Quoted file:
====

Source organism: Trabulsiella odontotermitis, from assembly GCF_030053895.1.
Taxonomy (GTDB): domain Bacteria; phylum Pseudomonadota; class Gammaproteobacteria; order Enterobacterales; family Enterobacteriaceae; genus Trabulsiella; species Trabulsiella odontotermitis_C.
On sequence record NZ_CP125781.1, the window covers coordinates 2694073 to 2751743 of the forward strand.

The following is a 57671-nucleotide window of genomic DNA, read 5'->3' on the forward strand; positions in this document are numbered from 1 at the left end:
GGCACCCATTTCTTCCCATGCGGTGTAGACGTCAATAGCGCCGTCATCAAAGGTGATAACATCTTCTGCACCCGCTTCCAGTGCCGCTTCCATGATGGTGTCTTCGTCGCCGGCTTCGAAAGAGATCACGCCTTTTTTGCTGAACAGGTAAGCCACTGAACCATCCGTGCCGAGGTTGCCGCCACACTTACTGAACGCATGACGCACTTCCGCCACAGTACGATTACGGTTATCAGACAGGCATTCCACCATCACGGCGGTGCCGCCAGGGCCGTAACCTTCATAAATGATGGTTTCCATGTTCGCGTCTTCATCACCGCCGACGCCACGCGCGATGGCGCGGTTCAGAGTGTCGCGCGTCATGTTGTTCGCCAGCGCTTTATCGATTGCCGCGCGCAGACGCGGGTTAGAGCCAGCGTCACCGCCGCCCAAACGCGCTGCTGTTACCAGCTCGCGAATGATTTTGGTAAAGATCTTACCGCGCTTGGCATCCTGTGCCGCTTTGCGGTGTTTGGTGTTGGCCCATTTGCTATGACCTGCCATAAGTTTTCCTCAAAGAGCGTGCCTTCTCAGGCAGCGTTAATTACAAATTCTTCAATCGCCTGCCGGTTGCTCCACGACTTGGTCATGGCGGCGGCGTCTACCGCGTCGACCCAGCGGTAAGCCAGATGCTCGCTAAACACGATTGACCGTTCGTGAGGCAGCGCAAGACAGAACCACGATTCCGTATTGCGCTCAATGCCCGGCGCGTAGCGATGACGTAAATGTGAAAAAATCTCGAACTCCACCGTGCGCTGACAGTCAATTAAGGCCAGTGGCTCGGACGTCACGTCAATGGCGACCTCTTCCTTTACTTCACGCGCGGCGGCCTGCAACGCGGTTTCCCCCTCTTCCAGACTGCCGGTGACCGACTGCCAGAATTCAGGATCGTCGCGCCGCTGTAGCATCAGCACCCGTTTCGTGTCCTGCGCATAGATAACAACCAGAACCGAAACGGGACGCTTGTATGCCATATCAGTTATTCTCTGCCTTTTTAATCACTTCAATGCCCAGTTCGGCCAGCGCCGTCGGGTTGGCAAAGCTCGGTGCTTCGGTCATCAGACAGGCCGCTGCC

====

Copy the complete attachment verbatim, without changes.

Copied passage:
Source organism: Trabulsiella odontotermitis, from assembly GCF_030053895.1.
Taxonomy (GTDB): domain Bacteria; phylum Pseudomonadota; class Gammaproteobacteria; order Enterobacterales; family Enterobacteriaceae; genus Trabulsiella; species Trabulsiella odontotermitis_C.
On sequence record NZ_CP125781.1, the window covers coordinates 2694073 to 2751743 of the forward strand.

The following is a 57671-nucleotide window of genomic DNA, read 5'->3' on the forward strand; positions in this document are numbered from 1 at the left end:
GGCACCCATTTCTTCCCATGCGGTGTAGACGTCAATAGCGCCGTCATCAAAGGTGATAACATCTTCTGCACCCGCTTCCAGTGCCGCTTCCATGATGGTGTCTTCGTCGCCGGCTTCGAAAGAGATCACGCCTTTTTTGCTGAACAGGTAAGCCACTGAACCATCCGTGCCGAGGTTGCCGCCACACTTACTGAACGCATGACGCACTTCCGCCACAGTACGATTACGGTTATCAGACAGGCATTCCACCATCACGGCGGTGCCGCCAGGGCCGTAACCTTCATAAATGATGGTTTCCATGTTCGCGTCTTCATCACCGCCGACGCCACGCGCGATGGCGCGGTTCAGAGTGTCGCGCGTCATGTTGTTCGCCAGCGCTTTATCGATTGCCGCGCGCAGACGCGGGTTAGAGCCAGCGTCACCGCCGCCCAAACGCGCTGCTGTTACCAGCTCGCGAATGATTTTGGTAAAGATCTTACCGCGCTTGGCATCCTGTGCCGCTTTGCGGTGTTTGGTGTTGGCCCATTTGCTATGACCTGCCATAAGTTTTCCTCAAAGAGCGTGCCTTCTCAGGCAGCGTTAATTACAAATTCTTCAATCGCCTGCCGGTTGCTCCACGACTTGGTCATGGCGGCGGCGTCTACCGCGTCGACCCAGCGGTAAGCCAGATGCTCGCTAAACACGATTGACCGTTCGTGAGGCAGCGCAAGACAGAACCACGATTCCGTATTGCGCTCAATGCCCGGCGCGTAGCGATGACGTAAATGTGAAAAAATCTCGAACTCCACCGTGCGCTGACAGTCAATTAAGGCCAGTGGCTCGGACGTCACGTCAATGGCGACCTCTTCCTTTACTTCACGCGCGGCGGCCTGCAACGCGGTTTCCCCCTCTTCCAGACTGCCGGTGACCGACTGCCAGAATTCAGGATCGTCGCGCCGCTGTAGCATCAGCACCCGTTTCGTGTCCTGCGCATAGATAACAACCAGAACCGAAACGGGACGCTTGTATGCCATATCAGTTATTCTCTGCCTTTTTAATCACTTCAATGCCCAGTTCGGCCAGCGCCGTCGGGTTGGCAAAGCTCGGTGCTTCGGTCATCAGACAGGCCGCTGCC